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Vi Waln
Special to ICT

ROSEBUD, South Dakota — Secretary of the Treasury Janet L. Yellen spent a day meeting with South Dakota’s tribal presidents Tuesday in the first visit ever to Indian Country by a treasury secretary.

The visit, hosted by the Rosebud Sioux Tribe, included stops at St. Francis Indian School, Ojinjinkta Housing Development Corporation, Keya Wakpala Community Garden and Sinte Gleska University.

The visit also included a small wacipi in the evening, with Yellen and Malerba participating in a round dance with tribal officials and others.

“I promised to visit Indian Country and I couldn’t be more gratified to have had this chance to visit with you today,” Yellen said, earlier in the day.

(Related: Another first: Indigenous woman named US treasurer)

“Treasury and the administration are deeply committed to partnering with you," she said. "We know that the programs the government is now implementing are by no means sufficient to remedy centuries long inequities and injustices, but it’s a start. And it’s a start I think we can build on in the years to come. I am excited to continue this journey with you as even deeper partners.”

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Yellen visited with several tribal presidents about the impact of American Rescue Plan funds on supporting overall recovery from the Coronavirus pandemic and how tribal leadership is working to expand economic opportunity for citizens.

Rosebud is “making history as far as having a visit by the Secretary of the Treasury,” said Scott Herman, president of the Rosebud Sioux Tribe. “We had a very productive meeting this morning.”

Yellen was accompanied by Lynn Malerba, who has been tapped by President Joe Biden to become the new U.S. Treasurer, an appointment that no longer requires approval from the U.S. Senate.

Malerba, a lifetime chief of the Mohegan Tribe, will be the first Indigenous person to serve as U.S. Treasurer and the first Indigenous woman to sign U.S. currency. A Cherokee Nation citizen, Houston Benge Teepee, served as Register of the Treasury from 1915-1919 and signed U.S. notes along with the U.S. Treasurer.

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“For the first time in history, a Native woman’s name will be the signature on our currency,” Yellen said. “With this announcement, we’re making an even deeper commitment to Indian Country.”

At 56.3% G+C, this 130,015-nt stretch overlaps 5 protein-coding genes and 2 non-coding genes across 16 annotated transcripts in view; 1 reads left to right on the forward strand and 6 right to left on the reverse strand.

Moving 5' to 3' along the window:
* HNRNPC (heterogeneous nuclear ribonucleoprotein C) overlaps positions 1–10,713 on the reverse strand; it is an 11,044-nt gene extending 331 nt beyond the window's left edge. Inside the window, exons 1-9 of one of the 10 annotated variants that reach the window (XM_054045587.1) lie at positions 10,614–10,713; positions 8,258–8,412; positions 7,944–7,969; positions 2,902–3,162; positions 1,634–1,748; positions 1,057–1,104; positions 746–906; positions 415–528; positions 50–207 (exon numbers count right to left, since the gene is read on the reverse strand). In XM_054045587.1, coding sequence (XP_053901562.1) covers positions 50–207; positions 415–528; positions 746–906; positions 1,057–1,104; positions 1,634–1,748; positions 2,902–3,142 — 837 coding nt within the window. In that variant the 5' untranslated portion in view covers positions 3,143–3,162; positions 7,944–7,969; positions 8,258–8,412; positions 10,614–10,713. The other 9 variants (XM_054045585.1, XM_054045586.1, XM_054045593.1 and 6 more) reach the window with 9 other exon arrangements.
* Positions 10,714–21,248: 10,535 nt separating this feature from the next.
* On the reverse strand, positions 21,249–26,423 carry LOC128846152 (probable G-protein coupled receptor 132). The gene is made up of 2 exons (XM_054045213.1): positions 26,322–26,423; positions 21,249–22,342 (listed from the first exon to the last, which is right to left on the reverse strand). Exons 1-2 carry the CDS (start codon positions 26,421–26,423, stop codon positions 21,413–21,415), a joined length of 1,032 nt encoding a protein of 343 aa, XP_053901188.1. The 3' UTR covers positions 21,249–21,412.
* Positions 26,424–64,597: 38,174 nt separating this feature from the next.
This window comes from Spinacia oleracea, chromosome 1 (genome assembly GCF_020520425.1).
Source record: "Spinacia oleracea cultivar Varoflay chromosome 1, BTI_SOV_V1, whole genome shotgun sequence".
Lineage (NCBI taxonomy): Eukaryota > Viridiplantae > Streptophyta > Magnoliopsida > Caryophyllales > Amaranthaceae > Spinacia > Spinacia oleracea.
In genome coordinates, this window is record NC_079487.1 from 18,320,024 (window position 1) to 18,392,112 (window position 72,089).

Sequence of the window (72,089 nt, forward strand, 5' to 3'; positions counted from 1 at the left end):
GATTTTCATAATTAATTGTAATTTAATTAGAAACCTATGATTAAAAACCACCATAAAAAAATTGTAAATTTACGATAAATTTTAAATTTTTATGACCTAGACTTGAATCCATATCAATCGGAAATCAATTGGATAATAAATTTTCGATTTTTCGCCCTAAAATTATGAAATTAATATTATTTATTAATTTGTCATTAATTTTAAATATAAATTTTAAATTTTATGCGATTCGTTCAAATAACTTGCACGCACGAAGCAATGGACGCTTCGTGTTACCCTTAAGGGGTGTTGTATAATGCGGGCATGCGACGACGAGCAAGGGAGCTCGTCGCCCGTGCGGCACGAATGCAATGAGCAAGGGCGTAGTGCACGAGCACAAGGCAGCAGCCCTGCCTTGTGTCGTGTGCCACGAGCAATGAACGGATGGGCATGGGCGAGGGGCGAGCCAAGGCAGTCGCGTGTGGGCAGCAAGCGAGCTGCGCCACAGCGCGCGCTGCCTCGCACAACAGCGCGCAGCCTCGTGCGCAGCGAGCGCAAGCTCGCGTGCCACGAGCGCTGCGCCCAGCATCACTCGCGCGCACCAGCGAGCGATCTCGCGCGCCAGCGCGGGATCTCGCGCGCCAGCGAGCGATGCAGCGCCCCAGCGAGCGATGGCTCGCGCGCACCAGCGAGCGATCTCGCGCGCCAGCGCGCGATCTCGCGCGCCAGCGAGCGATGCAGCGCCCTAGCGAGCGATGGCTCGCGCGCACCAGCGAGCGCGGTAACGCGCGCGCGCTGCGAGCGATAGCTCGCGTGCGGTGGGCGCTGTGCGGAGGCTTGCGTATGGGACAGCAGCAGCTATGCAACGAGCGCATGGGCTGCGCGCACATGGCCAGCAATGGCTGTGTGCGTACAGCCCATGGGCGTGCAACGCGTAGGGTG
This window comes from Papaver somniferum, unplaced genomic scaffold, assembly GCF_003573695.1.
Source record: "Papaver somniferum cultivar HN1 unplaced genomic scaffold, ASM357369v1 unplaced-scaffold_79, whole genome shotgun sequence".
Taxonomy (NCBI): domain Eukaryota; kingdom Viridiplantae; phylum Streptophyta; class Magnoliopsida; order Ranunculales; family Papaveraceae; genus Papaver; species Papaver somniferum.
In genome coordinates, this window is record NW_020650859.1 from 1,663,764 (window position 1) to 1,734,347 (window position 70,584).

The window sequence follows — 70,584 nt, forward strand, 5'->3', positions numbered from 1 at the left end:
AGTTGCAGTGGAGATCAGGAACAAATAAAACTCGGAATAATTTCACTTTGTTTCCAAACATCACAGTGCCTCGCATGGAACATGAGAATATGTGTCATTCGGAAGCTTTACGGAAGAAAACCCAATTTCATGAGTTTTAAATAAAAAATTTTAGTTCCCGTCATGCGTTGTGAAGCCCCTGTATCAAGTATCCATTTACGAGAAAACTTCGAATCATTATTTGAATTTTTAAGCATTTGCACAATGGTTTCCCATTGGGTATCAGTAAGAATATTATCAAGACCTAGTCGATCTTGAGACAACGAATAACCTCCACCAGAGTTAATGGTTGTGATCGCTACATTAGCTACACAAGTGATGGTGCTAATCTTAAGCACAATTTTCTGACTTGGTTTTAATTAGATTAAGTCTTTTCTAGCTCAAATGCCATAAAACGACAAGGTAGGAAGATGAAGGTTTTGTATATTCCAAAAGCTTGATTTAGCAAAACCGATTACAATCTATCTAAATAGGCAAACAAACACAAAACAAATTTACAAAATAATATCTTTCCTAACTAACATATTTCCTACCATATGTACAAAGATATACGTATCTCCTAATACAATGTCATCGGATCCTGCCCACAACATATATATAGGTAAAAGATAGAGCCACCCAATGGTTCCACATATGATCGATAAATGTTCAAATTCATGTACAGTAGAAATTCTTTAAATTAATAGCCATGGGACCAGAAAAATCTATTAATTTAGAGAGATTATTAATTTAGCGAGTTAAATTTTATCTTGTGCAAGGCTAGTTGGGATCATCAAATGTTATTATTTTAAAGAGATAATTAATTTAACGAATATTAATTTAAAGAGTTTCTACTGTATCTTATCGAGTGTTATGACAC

Yellen also announced creation of a new Office of Tribal and Native Affairs in the Office of the Treasurer, which will work with tribal communities. Malerba will oversee the new office.

Lynn Malerba, Mohegan, the newly appointed U.S. Treasurer, addresses a gathering on the Rosebud Reservation on June 21, 2022. Malerba joined U.S. Treasury Secretary Janet Yellen in meeting with tribal leaders in what is the first time a U.S. treasury secretary had visited a tribal community. (Photo by Vi Waln for ICT)

“There is no one-size-fits-all for Indian Country,” Malerba said. “Each Indian tribe gets to decide for themselves what their priorities are and how to manage their programs and how they create their programs. But we know without economic development we can’t keep people on the reservations. And we can’t keep our economy strong.”

Yellen said tribes are “the backbone of local communities” and noted that tribal governments are often the largest employer in their region.

“Simply put, reservations are centers of economic opportunity for millions of tribal and non-tribal members, and they merit deep investment by the federal government and our private sector partners,” Yellen said.

“It’s been illuminating to listen to you discuss the deep challenges that you and tribal nations around the county face and hear your thoughts on how we can partner together to accelerate economic recovery for all tribal citizens,” Yellen said. “I’ve spent my entire career thinking about economic policy and how it can help people during hard times and then create longer term opportunities. I see a great deal that policies can do to support tribal communities.”

But Yellen also noted that inequities remain.

“Many have their roots in prior federal policy,” Yellen said. “According to the U.S. Commission for Civil Rights’ Broken Promises report, over 25 percent of Native Americans live in poverty. In certain tribes, over half of their citizens live in poverty. For Native Americans living on reservations, the unemployment rate is around 50 percent and those numbers are unthinkably high.”

The pandemic created additional problems in those communities, she said.

“The last two years have been hard for everyone, but they have been especially difficult for Native American communities,” Yellen said. “Tribal communities have had some of the highest COVID mortality rates in the country, and the data shows that few suffered more than Native American workers and enterprises during the pandemic. In addition to the pain the pandemic caused tribal families and communities, this disproportionate impact resulted in the loss of critical tribal revenue that supports government services for tribal citizens in need.”

Yellen said 90 percent of the billions of dollars in funds provided to tribal communities through the American Rescue Plan has been distributed by tribal governments for housing, businesses, vaccinations and other projects.

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